Our state’s budget is a moral document. How the state legislature spends taxpayer dollars for the next two years is a direct reflection of the priorities of our government.
Last week, both the House and the Senate released their initial budget proposals. I haven’t quite made it through all 2000+ pages of what’s being proposed, but what I know so far is that the House version provides more necessary funding for public education and health and human services than the Senate budget. That’s good. Of course, with the good comes the bad – both proposed budgets come up short in adequately addressing the critical issues facing our state.
These are the urgent needs:
- Increasing public school funding and making our finance system more equitable
- Addressing the critical CPS caseworker shortage and finding ways to improve foster care
- Reinstating acute therapy rates which were cut, impacting 60,000 children who may lose access to physical, speech and occupational therapy
- Expanding and supporting mental health programs to help more Texans
Even with so many critical issues in need of attention, some of which are at crisis levels, there’s still far too much emphasis on border security funding in both budgets (to the tune of $800 million in the Senate version and $663 million on the House side).
In response to these figures, the El Paso Times editorial board called state funding for border security “more about politics than results.” I couldn’t agree more.
During the next several weeks, there will be much debate about the budget proposals. For those outside our district, call your legislators in both the House and Senate and share your thoughts. To find out who represents you, click here. Of course, you can always contact me and share your views.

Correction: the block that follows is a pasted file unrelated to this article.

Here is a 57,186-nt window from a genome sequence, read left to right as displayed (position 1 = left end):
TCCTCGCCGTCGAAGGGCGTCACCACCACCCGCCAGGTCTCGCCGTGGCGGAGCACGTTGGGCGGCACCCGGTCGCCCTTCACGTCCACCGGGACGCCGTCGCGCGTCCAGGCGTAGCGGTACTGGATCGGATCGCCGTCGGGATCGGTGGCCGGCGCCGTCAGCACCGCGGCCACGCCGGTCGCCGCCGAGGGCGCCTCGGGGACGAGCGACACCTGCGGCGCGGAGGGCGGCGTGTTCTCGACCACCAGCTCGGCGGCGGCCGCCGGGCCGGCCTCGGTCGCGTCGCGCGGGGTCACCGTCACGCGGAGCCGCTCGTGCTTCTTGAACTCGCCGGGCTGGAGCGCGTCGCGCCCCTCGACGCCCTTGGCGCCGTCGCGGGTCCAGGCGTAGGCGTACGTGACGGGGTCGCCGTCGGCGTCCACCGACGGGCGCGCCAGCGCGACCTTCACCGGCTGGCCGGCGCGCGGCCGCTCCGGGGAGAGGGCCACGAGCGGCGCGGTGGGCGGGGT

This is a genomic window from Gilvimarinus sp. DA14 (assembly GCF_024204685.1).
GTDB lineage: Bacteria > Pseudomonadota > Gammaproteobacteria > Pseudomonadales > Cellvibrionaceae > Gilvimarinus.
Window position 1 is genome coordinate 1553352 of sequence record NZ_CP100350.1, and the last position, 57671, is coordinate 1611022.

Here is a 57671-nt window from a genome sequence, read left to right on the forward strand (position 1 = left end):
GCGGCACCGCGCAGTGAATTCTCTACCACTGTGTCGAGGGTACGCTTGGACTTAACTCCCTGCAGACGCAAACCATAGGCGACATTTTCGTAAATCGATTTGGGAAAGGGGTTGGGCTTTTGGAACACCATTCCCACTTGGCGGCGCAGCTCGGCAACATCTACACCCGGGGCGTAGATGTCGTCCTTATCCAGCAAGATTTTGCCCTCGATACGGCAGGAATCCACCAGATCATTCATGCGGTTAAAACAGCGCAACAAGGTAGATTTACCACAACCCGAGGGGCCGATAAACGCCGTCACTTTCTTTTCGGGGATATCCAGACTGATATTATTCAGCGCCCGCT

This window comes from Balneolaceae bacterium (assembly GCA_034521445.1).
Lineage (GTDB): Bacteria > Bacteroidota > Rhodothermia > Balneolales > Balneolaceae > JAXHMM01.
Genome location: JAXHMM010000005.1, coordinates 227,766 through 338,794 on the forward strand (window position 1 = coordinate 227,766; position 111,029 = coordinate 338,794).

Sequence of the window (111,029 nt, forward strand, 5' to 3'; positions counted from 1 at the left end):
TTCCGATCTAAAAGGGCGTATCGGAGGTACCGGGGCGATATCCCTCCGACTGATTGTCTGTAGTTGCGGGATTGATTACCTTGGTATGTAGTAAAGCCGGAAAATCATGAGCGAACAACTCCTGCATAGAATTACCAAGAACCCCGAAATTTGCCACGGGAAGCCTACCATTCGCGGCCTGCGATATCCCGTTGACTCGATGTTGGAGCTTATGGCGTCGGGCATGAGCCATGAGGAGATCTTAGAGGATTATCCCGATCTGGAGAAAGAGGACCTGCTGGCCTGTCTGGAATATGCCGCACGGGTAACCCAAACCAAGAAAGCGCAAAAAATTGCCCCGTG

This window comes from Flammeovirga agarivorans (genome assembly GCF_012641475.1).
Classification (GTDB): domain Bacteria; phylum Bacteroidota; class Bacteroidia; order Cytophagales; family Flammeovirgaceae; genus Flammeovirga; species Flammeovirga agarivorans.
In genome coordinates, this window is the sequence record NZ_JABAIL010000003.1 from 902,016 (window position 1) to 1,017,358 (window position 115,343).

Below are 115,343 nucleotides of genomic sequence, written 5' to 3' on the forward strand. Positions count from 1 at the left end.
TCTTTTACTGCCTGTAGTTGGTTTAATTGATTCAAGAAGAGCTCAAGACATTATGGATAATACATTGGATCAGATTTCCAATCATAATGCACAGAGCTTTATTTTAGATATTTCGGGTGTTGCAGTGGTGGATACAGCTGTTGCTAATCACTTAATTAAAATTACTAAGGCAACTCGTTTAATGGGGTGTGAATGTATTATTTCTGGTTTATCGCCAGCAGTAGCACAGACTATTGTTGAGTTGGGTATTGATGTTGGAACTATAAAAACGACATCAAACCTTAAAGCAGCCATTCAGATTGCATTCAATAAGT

On Saturday, members of my Capitol staff, including our honorary “junior intern” (aka Lisa’s and my godson), 5-year-old Tristan (pictured waving at the crowd), were among the 50,000+ marching at the State Capitol. The marches held on Saturday around our nation and around the world were a real testament to grassroots organizing and the power of a unifying message.
It was an important first step of what I
hope will be many.
I look forward to hearing from the energized women and men who marched in our community, in Austin, or in Washington, D.C., as well as from those unable to march, but stood in solidarity. Their collective voices will no doubt result in real change and a brighter future for Tristan and future generations.
P.S. It’s not too late to sign up for Texas 101 Day at the Capitol. We still have a few seats available. Stay tuned to my Facebook page for updates and exciting announcements about the trip. Call 817-459-2800 to reserve your spot!